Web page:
Should I nuke and focus on radicals & characters before resuming words?

I’ve been Skrittering for about half a year and am in the middle of HSK 4, and I think learning words has started to get a little less efficient than it could be. I’m seeing many repeated characters and radicals, but I don’t know the true meanings of very many of them at all, and I think that’s impeding my progress considerably. I think that first learning all the radicals, then learning the characters I need for words, then finally learning the words, would provide a stronger base for progressing further and more efficiently, since I’ll be able to build every new word/character I learn upon my existing radical/character knowledge base.

However, here’s my question: would it be overly reckless to delete all my data and start over, beginning with the radicals? It feels more and more like I’m just mindlessly doing my reviews of old words these days, not really understanding what the characters mean or creating false mnemonics for the characters that don’t really represent their meaning in a desperate attempt to learn the word. It’s awfully tempting for me to nuke and start from scratch, but I can’t figure out whether that’s just an irrational desire for change that I should ignore or a spark of inspiration that I should capitalize on.

Any thoughts?

You can pause your current lists and just focus on the Radicals list.

This is a great idea if you’re really looking to focus on other stuff for a while. No need to delete things, just pause stuff for a bit and focus efforts elsewhere.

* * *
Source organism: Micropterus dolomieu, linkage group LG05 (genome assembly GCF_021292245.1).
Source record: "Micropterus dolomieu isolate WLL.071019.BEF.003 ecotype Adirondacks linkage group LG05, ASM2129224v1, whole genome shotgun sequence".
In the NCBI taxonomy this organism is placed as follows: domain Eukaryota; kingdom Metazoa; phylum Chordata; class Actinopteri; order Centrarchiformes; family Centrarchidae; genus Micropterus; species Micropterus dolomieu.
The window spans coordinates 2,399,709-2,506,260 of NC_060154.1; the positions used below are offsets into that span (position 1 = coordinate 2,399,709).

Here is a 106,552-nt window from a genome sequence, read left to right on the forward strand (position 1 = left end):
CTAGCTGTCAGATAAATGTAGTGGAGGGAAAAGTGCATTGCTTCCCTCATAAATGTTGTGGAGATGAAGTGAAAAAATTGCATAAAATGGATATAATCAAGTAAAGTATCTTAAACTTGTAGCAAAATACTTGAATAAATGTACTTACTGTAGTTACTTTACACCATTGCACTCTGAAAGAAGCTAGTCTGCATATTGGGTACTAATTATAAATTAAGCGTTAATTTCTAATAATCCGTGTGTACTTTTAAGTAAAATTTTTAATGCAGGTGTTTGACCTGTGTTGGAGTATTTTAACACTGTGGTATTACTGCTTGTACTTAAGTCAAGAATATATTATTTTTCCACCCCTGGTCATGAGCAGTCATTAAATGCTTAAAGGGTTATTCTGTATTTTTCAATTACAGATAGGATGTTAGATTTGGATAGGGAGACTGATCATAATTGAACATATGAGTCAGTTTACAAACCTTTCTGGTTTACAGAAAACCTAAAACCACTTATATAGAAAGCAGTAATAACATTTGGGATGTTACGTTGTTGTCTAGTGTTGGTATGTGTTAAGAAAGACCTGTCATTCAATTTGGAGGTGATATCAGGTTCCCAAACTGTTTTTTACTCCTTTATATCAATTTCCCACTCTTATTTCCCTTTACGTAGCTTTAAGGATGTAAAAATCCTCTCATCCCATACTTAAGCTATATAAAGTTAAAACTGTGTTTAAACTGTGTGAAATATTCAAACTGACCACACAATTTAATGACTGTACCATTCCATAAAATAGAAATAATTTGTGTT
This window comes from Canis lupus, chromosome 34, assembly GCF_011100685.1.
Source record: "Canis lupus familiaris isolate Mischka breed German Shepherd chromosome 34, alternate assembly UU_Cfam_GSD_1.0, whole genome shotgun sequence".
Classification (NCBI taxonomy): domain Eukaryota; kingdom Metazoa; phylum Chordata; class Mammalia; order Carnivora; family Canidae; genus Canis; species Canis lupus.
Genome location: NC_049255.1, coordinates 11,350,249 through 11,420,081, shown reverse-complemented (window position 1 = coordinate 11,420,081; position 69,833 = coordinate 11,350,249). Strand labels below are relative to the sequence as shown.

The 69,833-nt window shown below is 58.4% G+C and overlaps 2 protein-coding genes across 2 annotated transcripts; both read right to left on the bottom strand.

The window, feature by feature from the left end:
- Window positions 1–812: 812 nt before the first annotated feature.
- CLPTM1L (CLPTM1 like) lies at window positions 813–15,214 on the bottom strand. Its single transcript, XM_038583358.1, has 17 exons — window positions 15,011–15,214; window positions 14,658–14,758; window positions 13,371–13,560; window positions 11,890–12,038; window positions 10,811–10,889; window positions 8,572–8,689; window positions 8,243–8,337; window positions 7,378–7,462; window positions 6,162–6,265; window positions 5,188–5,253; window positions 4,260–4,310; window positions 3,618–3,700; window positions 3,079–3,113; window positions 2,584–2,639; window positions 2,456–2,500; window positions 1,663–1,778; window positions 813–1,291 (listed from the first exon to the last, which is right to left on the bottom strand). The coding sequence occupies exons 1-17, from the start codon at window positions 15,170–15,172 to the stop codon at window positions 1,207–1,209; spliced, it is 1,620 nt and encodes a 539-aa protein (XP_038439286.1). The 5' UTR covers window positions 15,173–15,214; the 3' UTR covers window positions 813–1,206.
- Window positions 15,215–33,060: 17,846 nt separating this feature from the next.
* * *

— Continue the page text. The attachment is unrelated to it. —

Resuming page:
I would not recommend nuking account and starting over. It is a lot of work to start fresh and build up a good queue of items to review. Instead, perhaps eliminate a few lists from study or pause lists so that you’re not getting too many new items at once.

Also, radical lists are great, but I wouldn’t spend too much time focusing on them either. Character acquisition theory suggests that characters can be acquired with the least amount of stress by learning components in context of characters/words. So, when you see a character you’re struggling with, that can be the perfect time to break it down and analyze. Maybe write a mnemonic for yourself to help make the character form, meaning, and pronunciation stick.

Not entirely related to your topic, but another user was asking about using HSK lists to guide them toward literacy, and I wrote a reply there you might also find helpful: IS HSK a good guidance for general reading literacy?

Good luck on the journey and happy studying!

-Jake

I thought when you paused lists, they were still in “review” mode.

How do you pause a set of lists and have those list items not show up during reviews?

You can single study a list to not see words from other list(s), pausing a list will make sure nothing else is added in the standard study mode!

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Got it! I thought there was some new capability I had not run across. I appreciate the clarification!

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I can recommend learning tge most common radicals, but not too many. I would say maybe the most common 50-100 are useful. If you learn more than that, you will likely forget them again.

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